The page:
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The Great Starvation Experiment: Ancel Keys and the Men Who Starved for Science Paperback – January 8, 2008
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Copyright © Reed Business Information, a division of Reed Elsevier Inc. All rights reserved. --This text refers to the Hardcover edition.
Copyright © American Library Association. All rights reserved --This text refers to the Hardcover edition.
Top Customer Reviews
Sounds like a tale of Nazi atrocities, but Todd Tucker's Great Starvation Experiment is about a group of conscientious objectors who volunteered for this experiment in order to learn how best to aid the recovery of starvation victims. The doctor in charge, Ancel Keys, later became famous for discovering the relationship between fatty diets and heart disease.
In addition to covering the experiment itself, Tucker gives us a biography of Dr. Keys, a short history of the conscientious objector in America, and brings up the question of ethics in medicine. After the Nuremberg Trials, the Nuremberg Code was written, an international document detailing standards governing medical experimentation on humans. U.S. doctors refused to accept the code, claiming they were already bound by their own extremely high standards. Tucker presents evidence that not all American doctors felt bound by personal and professional ethics and conducted some rather alarming and harmful experiments on people, usually without their knowledge.
The Great Starvation Experiment is readable and entertaining. It was so readable, with snippets of conversation and anecdotes, that I began to doubt its reliability. But the extensive bibliography, detailed notes, and many interviews convinced me that this is a complete and factual story of a little-known episode of the World War II homefront.
For more information, listen to the author, Todd Tucker's interview on the Diane Rehm show. I believe that you can listen to previously recorded programs online.
Over the years I've met some of the Brethren, Mennonites, Friends, and others who refused to serve because of their religious beliefs. They were anything but cowards. Some pioneered the science of Smoke Jumping, others exposed the abuses of nuring homes and asylums, while many served as medical guinea pigs.
I met one of the latter about fifteen years ago, a man named Carlysle Frederick, who once admitted under questioning that he'd taken part in the starvation experiment. I wrote a few articles about him, but I always felt the story needed to be widely known.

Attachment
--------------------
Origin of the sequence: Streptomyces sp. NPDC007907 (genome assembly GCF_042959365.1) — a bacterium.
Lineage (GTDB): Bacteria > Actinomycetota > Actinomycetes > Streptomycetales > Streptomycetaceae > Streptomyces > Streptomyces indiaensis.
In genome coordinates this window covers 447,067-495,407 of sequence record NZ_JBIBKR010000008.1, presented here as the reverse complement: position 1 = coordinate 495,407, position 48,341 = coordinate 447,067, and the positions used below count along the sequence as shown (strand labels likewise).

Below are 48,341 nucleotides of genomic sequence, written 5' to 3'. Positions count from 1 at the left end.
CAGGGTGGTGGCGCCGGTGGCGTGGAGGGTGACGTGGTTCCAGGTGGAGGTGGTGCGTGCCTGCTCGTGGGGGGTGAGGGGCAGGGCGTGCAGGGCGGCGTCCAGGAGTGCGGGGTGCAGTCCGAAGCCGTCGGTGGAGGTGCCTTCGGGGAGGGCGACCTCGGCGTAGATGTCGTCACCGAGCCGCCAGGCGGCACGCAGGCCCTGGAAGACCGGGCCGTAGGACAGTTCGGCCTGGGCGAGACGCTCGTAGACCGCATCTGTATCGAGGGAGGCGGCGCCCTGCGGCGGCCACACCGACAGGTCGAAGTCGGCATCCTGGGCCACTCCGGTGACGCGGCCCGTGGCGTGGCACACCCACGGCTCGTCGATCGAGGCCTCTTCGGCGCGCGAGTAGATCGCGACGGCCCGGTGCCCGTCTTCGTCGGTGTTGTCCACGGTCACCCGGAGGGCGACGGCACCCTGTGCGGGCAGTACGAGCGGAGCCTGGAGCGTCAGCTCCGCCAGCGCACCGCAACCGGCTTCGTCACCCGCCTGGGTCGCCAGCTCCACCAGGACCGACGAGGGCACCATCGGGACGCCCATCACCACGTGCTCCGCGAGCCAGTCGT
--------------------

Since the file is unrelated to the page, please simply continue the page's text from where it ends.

Thank heavens for this book. The author has done his homework, and carefully examines the ethical questions that undergird what was a daring and almost brutal experiment which has, as the subtitle suggests, saved millions of lives over the year.
One cannot read this book without admiring both the calm and measured religious convictions of the three historic peace churches, the Brethren, the Mennonites, and the Friends, as well as the many others from other traditions.
The heroism of the participants, the extreme privations they endured, and their good humor, all deriving from their desire to serve humanity during their service through CPS, is worth honoring as another way to be patriotic.
For those who want to know more about CPS and related forms of service for peace, I also recommend the book A Cup of Cold Water, by J. Kenneth Kreider.
Unfortunately, it was a bit of a disappointment, given that only 2-3 chapters really deal with the experiment itself, its ethical implications, etc. The others deal with historical context (which is very interesting, but I could've read a history book if that was what I was looking for), history of starvation, history of the Peace Churches (again: interesting, but not what I was looking for in a book with this title), Ancel Key's life & accomplishments, etc.
I also missed more excerpts from the subjects' journals as firsthand account of what was going on, instead of the oftentimes-novelesque narration.
Most Recent Customer Reviews
What a fascinating book! It only took me a few days to read, because I was glued to every chapter!
I found this book to be highly interesting, moving, and educational. Read more
Fascinating study of a little-known project during WWII which saw conscientious objectors volunteering to have themselves slowly starved in order to help save famine victims of... Read morePublished 3 months ago by James D. Crabtree
The title should have been "Ancel Keys's Work in Human Nutrition." There isn't much meat in terms of what the experience was like for the volunteers. Read morePublished 6 months ago by TheBanshee
A must read in understanding the body and metabolic damage.Published 14 months ago by hanna banaszkiewicz
If I hadn't seen a throwaway reference to this experiment on a blog once, I wouldn't have known to look for this book. I'm so glad I did. Read morePublished 21 months ago by M.A.
Good if your interest is on the biological progress of starvation and its effects on the human body. Read morePublished 22 months ago by engel
Well researched, this book brings great balance to the story of WWII. Truly never have so many owed so much to so few. Read morePublished on June 29, 2014 by Dr. Leslie J. May
The author did the effort and i acknowledge it, the fact that i have never heard about this experiment before was a great educational plus. Read morePublished on December 20, 2013 by DraCaroline